No mere heaven and earth, no mere human and divine, no mere nature and spirit, no mere mind and matter.


Merely us. Only we here -- with no exception, no exclusion, no excuse.

No wonder the Ascension is such a small, unnoticed, yet glorious feast!

We are gathered.

"We" gathers.

Where are we not?

Wednesday, May 20, 2009

Candle blown out. Compline ends.
Cut in thirds, split in half,
How can truth be expressed?
Can one see beyond white clouds
With the naked eye?
The monks still have not come
Back from Mt. Kukkuapada.
The leaves of the sutra
Merely stir a sad wind.

- Daito (1282-1334)
Bell sounds three times.

Truth itself.


Tuesday, May 19, 2009

Brandon chose not to answer question four. It asked that the student develop his own theory of aesthetics. He did however tell me what it would have been. "Awareness."
Mountain home sleeping
No dreams of dust.
Three robes are plenty;
Who says I'm poor?
One for my pillow,
One to serve as a mat,
And at the thunder of my snoring
Heaven and Earth disappear.

- Gensei (1623-1668)
No awareness, no beauty.

With awareness, everything is beautiful. Even the ugly. Even the truth.

In prison, Peter said, everyone is a scared little boy.

Eight more conferences tomorrow.

On another matter, I sent the following to the Beloit Poetry Journal family at the death of Marion Stocking:
Final Submission
"She had a strong desire to get back to the woods," Fred Stocking said.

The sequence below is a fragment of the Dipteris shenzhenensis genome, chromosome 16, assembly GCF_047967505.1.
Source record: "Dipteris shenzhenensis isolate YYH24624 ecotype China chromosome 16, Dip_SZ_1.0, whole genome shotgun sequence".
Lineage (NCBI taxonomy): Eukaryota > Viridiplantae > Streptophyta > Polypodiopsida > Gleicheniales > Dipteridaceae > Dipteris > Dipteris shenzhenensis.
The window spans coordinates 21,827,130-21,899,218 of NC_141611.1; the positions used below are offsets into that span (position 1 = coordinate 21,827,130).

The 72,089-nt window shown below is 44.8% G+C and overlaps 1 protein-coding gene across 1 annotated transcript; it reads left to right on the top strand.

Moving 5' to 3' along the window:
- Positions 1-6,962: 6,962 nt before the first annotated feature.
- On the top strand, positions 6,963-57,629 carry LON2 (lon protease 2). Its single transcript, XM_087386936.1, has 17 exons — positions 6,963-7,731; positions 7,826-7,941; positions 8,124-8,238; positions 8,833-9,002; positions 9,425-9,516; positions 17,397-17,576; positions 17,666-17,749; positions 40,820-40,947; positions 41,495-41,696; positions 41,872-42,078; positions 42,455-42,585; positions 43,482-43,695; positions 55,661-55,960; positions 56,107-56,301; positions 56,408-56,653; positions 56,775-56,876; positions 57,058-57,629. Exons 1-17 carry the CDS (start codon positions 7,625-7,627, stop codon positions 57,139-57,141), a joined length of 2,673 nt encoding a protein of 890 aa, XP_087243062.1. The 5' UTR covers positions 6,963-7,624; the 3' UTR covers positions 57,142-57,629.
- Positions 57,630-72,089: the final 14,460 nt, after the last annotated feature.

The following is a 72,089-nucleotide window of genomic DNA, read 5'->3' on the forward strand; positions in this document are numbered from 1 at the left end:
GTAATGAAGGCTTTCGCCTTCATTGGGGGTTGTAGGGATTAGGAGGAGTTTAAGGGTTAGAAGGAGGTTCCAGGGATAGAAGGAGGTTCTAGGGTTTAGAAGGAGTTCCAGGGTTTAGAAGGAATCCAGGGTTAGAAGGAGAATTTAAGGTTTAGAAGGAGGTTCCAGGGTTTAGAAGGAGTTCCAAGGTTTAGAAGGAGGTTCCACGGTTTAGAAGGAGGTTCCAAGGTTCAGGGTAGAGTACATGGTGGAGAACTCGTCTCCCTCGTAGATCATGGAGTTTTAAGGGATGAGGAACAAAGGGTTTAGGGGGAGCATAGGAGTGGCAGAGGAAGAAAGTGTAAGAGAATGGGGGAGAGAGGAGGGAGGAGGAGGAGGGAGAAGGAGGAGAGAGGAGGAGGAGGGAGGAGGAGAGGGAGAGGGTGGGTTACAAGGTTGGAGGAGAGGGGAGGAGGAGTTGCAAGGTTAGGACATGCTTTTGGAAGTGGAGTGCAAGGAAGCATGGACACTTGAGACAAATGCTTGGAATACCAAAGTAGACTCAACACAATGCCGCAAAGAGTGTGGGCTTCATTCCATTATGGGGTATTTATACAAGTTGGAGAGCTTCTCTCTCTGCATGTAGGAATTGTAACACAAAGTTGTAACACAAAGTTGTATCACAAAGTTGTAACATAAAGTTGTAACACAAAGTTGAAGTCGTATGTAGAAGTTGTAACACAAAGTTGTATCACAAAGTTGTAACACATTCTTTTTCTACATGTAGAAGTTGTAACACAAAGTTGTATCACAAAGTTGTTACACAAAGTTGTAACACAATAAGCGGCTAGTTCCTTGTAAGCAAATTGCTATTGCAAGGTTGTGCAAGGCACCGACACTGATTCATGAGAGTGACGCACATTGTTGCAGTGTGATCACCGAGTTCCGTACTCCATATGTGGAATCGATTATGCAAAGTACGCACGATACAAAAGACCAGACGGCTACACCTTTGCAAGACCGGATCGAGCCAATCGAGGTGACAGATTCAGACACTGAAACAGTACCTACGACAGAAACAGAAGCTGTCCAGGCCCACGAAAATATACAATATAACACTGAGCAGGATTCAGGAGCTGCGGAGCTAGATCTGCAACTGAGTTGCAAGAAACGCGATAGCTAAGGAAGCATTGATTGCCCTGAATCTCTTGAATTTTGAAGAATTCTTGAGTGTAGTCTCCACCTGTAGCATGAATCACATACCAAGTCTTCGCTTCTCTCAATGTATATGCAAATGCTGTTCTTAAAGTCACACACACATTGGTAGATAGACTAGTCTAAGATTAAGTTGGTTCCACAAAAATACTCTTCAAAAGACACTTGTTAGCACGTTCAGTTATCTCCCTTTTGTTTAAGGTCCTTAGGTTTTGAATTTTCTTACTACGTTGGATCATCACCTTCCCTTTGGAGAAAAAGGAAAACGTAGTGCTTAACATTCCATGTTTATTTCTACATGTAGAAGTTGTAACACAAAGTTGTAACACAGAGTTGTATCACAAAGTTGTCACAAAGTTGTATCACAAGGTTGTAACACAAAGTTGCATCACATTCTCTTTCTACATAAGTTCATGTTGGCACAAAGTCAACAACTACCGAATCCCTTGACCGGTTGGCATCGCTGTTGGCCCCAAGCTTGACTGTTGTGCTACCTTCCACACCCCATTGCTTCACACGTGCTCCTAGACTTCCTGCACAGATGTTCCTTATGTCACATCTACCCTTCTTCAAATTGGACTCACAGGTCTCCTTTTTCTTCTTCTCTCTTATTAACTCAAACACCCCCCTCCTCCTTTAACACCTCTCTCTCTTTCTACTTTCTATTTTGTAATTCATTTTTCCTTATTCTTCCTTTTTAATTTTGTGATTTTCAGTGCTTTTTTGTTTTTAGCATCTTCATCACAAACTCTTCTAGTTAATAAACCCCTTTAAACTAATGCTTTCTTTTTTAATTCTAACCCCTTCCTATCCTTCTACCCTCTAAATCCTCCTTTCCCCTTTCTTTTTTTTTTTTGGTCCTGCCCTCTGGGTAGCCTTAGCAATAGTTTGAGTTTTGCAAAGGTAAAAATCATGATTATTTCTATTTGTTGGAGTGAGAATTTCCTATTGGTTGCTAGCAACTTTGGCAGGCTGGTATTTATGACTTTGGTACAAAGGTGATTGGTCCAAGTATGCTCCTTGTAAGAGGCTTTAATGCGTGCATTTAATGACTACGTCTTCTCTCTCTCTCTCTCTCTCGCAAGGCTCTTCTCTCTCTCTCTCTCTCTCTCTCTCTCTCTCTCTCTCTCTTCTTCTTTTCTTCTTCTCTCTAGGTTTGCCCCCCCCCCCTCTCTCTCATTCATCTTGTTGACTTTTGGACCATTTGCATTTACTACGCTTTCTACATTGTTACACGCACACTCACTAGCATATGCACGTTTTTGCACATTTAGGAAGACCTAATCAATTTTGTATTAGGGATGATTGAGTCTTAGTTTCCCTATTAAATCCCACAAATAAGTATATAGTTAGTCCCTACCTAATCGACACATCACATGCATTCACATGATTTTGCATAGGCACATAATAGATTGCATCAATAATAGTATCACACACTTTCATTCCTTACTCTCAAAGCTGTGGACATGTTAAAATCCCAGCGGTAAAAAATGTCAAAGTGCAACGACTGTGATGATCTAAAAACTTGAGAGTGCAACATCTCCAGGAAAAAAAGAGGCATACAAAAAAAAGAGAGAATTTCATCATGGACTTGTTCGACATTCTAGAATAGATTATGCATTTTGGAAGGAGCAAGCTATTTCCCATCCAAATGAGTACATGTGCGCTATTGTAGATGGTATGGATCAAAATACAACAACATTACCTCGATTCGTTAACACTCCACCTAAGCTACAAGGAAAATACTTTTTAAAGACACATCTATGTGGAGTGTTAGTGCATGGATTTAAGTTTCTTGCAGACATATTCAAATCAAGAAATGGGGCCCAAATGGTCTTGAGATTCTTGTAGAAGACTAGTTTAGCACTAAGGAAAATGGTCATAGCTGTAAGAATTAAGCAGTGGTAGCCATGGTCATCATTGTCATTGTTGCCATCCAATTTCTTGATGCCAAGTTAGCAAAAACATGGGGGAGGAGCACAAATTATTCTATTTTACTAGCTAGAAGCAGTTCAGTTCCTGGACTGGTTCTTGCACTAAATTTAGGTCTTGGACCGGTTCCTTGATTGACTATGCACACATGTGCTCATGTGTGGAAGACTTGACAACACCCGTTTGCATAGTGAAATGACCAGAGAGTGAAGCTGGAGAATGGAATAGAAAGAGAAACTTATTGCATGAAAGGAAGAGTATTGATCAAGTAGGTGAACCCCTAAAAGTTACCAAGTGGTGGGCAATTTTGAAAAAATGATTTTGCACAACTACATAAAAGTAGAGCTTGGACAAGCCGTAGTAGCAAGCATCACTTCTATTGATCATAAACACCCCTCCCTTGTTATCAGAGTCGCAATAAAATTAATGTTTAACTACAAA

She took
no words
with her

we watch
this breath

parsing passing
I'm aware how a poet dies.

Monday, May 18, 2009

Moving rocks with handcart around new garden sitting area between barn and kitchen. The small attempt to fashion a little place for intimacy. Words are shared. We carry each other by listening.
O Lord of Love, may I enter into you, And may you reveal yourself unto me, The pure One masquerading as many. You are the refuge of all devotees. I am your devotee. Make me your own.
--Taittiriya Upanishad
I write Governor of Utah named to be Ambassador to China asking him to do his best to help China release its stronghold on Tibet.

If how we are to one another is measure of our spiritual maturity, there is much in this world to pray for.

Here's my plan: Today I will pray for everyone who needs strength and courage to be the true person without and within. Tomorrow I'll pray for all those who are already true and loving and needing no prayer.

The next day, I will rest.

I wonder what will need to be done the fourth day!

Make me your own!
Until we are able to update our primary website, here's the Hermitage Update and Events at Meetingbrook placed on Google site:

Sunday, May 17, 2009

The way you feel is your meditation. Shitty feeling, shitty meditation. Joyful feeling, joyful meditation. Nothing other than what is there -- is our meditation.
Nature isn’t dualistic. It isn’t merely a collection of separate parts. It doesn’t throw anything away. It recycles everything. And it doesn’t operate out of a desire to improve things. While we fixate on the parts, nature acts out of the Whole.

We need to start recognizing that the world itself is not dualistic. We need to appreciate that our dualistic thinking doesn’t match Reality and that we pay a heavy and painful price for this discrepancy. Only then can we learn to live on this Earth without making a mess of it.

It’s not that we have to keep our hands off everything. We can’t do that, anyway; after all, we’re part and parcel of it. But we can learn to act in accord with Reality.

–Steve Hagen, from Buddhism: It’s Not What You Think (HarperSanFrancisco)
Everyone and everything is welcome at table and welcome on the cushion.

Working with what is there. Working through what is there.

It was nice to begin Sunday Hospitality at hermitage.

And the dogs somehow missed the cars in their crazed run at neighbor's dog at end of dooryard across road as gate was being worked on.

Some kindness revealed itself.